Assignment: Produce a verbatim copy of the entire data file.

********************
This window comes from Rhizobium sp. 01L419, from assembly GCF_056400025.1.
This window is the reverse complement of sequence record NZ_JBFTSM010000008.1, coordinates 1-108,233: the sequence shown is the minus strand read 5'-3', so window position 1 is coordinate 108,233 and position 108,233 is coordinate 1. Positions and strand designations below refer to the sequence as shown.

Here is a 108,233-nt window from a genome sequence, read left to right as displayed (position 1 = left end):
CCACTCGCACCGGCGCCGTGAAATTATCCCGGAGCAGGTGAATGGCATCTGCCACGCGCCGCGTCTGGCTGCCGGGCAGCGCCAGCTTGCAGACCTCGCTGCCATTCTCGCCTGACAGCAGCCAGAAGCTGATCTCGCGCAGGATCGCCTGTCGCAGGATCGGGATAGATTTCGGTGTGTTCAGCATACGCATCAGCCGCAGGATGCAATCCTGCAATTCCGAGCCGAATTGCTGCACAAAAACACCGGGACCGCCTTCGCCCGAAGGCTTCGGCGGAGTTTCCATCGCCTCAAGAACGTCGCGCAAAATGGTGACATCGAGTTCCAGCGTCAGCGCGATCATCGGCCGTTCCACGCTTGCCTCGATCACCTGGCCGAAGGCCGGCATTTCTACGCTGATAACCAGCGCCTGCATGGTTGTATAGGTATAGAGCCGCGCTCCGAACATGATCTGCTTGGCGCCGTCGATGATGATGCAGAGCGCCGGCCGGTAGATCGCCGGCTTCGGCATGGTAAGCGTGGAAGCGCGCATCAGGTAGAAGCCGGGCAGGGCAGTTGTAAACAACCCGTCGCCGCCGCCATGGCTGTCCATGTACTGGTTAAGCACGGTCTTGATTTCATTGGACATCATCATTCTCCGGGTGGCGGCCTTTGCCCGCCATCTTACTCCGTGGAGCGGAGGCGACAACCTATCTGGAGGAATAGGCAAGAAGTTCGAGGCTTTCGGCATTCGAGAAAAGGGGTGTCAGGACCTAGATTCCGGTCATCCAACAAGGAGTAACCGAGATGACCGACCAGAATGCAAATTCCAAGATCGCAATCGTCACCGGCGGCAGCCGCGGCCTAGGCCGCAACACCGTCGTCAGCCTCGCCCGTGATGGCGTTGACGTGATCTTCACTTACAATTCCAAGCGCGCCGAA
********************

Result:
This window comes from Rhizobium sp. 01L419, from assembly GCF_056400025.1.
This window is the reverse complement of sequence record NZ_JBFTSM010000008.1, coordinates 1-108,233: the sequence shown is the minus strand read 5'-3', so window position 1 is coordinate 108,233 and position 108,233 is coordinate 1. Positions and strand designations below refer to the sequence as shown.

Here is a 108,233-nt window from a genome sequence, read left to right as displayed (position 1 = left end):
CCACTCGCACCGGCGCCGTGAAATTATCCCGGAGCAGGTGAATGGCATCTGCCACGCGCCGCGTCTGGCTGCCGGGCAGCGCCAGCTTGCAGACCTCGCTGCCATTCTCGCCTGACAGCAGCCAGAAGCTGATCTCGCGCAGGATCGCCTGTCGCAGGATCGGGATAGATTTCGGTGTGTTCAGCATACGCATCAGCCGCAGGATGCAATCCTGCAATTCCGAGCCGAATTGCTGCACAAAAACACCGGGACCGCCTTCGCCCGAAGGCTTCGGCGGAGTTTCCATCGCCTCAAGAACGTCGCGCAAAATGGTGACATCGAGTTCCAGCGTCAGCGCGATCATCGGCCGTTCCACGCTTGCCTCGATCACCTGGCCGAAGGCCGGCATTTCTACGCTGATAACCAGCGCCTGCATGGTTGTATAGGTATAGAGCCGCGCTCCGAACATGATCTGCTTGGCGCCGTCGATGATGATGCAGAGCGCCGGCCGGTAGATCGCCGGCTTCGGCATGGTAAGCGTGGAAGCGCGCATCAGGTAGAAGCCGGGCAGGGCAGTTGTAAACAACCCGTCGCCGCCGCCATGGCTGTCCATGTACTGGTTAAGCACGGTCTTGATTTCATTGGACATCATCATTCTCCGGGTGGCGGCCTTTGCCCGCCATCTTACTCCGTGGAGCGGAGGCGACAACCTATCTGGAGGAATAGGCAAGAAGTTCGAGGCTTTCGGCATTCGAGAAAAGGGGTGTCAGGACCTAGATTCCGGTCATCCAACAAGGAGTAACCGAGATGACCGACCAGAATGCAAATTCCAAGATCGCAATCGTCACCGGCGGCAGCCGCGGCCTAGGCCGCAACACCGTCGTCAGCCTCGCCCGTGATGGCGTTGACGTGATCTTCACTTACAATTCCAAGCGCGCCGAA